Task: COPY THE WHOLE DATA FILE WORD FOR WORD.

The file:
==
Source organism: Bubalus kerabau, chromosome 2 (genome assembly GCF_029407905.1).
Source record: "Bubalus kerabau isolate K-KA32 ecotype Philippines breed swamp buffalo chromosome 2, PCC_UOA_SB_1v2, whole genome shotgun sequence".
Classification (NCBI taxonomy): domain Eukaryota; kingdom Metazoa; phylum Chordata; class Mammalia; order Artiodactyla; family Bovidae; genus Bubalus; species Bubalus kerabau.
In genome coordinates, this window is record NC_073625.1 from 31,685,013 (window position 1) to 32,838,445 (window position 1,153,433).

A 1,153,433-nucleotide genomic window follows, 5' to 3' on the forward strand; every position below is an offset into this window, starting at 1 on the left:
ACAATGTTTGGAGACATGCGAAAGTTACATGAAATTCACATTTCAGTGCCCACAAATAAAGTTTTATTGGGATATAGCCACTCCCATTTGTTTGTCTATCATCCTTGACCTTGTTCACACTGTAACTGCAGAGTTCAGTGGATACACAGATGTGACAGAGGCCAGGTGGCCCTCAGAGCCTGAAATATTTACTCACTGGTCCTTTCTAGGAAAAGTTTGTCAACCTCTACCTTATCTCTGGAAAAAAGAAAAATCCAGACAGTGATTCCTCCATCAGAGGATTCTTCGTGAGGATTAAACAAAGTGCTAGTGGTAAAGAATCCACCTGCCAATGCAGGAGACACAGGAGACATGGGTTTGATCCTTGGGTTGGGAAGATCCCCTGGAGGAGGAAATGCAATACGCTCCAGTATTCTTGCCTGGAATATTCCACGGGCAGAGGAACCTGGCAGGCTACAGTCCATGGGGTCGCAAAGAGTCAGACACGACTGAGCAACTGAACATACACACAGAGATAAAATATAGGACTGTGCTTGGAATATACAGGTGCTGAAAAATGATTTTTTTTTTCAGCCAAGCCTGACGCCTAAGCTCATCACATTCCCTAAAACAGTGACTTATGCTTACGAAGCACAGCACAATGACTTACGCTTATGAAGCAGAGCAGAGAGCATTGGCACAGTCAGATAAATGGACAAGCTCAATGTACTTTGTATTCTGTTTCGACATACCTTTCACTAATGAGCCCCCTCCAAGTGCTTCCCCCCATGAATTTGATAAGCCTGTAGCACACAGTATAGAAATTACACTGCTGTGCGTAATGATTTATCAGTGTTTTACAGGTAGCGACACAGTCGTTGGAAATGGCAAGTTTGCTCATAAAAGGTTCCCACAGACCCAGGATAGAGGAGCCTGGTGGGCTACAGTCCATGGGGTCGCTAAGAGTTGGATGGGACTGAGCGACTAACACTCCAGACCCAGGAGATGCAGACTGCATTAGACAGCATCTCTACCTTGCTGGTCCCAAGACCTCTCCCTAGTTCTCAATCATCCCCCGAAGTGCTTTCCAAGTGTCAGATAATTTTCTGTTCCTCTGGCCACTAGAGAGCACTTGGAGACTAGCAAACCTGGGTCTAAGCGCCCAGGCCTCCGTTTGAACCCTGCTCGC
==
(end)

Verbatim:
Source organism: Bubalus kerabau, chromosome 2 (genome assembly GCF_029407905.1).
Source record: "Bubalus kerabau isolate K-KA32 ecotype Philippines breed swamp buffalo chromosome 2, PCC_UOA_SB_1v2, whole genome shotgun sequence".
Classification (NCBI taxonomy): domain Eukaryota; kingdom Metazoa; phylum Chordata; class Mammalia; order Artiodactyla; family Bovidae; genus Bubalus; species Bubalus kerabau.
In genome coordinates, this window is record NC_073625.1 from 31,685,013 (window position 1) to 32,838,445 (window position 1,153,433).

A 1,153,433-nucleotide genomic window follows, 5' to 3' on the forward strand; every position below is an offset into this window, starting at 1 on the left:
ACAATGTTTGGAGACATGCGAAAGTTACATGAAATTCACATTTCAGTGCCCACAAATAAAGTTTTATTGGGATATAGCCACTCCCATTTGTTTGTCTATCATCCTTGACCTTGTTCACACTGTAACTGCAGAGTTCAGTGGATACACAGATGTGACAGAGGCCAGGTGGCCCTCAGAGCCTGAAATATTTACTCACTGGTCCTTTCTAGGAAAAGTTTGTCAACCTCTACCTTATCTCTGGAAAAAAGAAAAATCCAGACAGTGATTCCTCCATCAGAGGATTCTTCGTGAGGATTAAACAAAGTGCTAGTGGTAAAGAATCCACCTGCCAATGCAGGAGACACAGGAGACATGGGTTTGATCCTTGGGTTGGGAAGATCCCCTGGAGGAGGAAATGCAATACGCTCCAGTATTCTTGCCTGGAATATTCCACGGGCAGAGGAACCTGGCAGGCTACAGTCCATGGGGTCGCAAAGAGTCAGACACGACTGAGCAACTGAACATACACACAGAGATAAAATATAGGACTGTGCTTGGAATATACAGGTGCTGAAAAATGATTTTTTTTTTCAGCCAAGCCTGACGCCTAAGCTCATCACATTCCCTAAAACAGTGACTTATGCTTACGAAGCACAGCACAATGACTTACGCTTATGAAGCAGAGCAGAGAGCATTGGCACAGTCAGATAAATGGACAAGCTCAATGTACTTTGTATTCTGTTTCGACATACCTTTCACTAATGAGCCCCCTCCAAGTGCTTCCCCCCATGAATTTGATAAGCCTGTAGCACACAGTATAGAAATTACACTGCTGTGCGTAATGATTTATCAGTGTTTTACAGGTAGCGACACAGTCGTTGGAAATGGCAAGTTTGCTCATAAAAGGTTCCCACAGACCCAGGATAGAGGAGCCTGGTGGGCTACAGTCCATGGGGTCGCTAAGAGTTGGATGGGACTGAGCGACTAACACTCCAGACCCAGGAGATGCAGACTGCATTAGACAGCATCTCTACCTTGCTGGTCCCAAGACCTCTCCCTAGTTCTCAATCATCCCCCGAAGTGCTTTCCAAGTGTCAGATAATTTTCTGTTCCTCTGGCCACTAGAGAGCACTTGGAGACTAGCAAACCTGGGTCTAAGCGCCCAGGCCTCCGTTTGAACCCTGCTCGC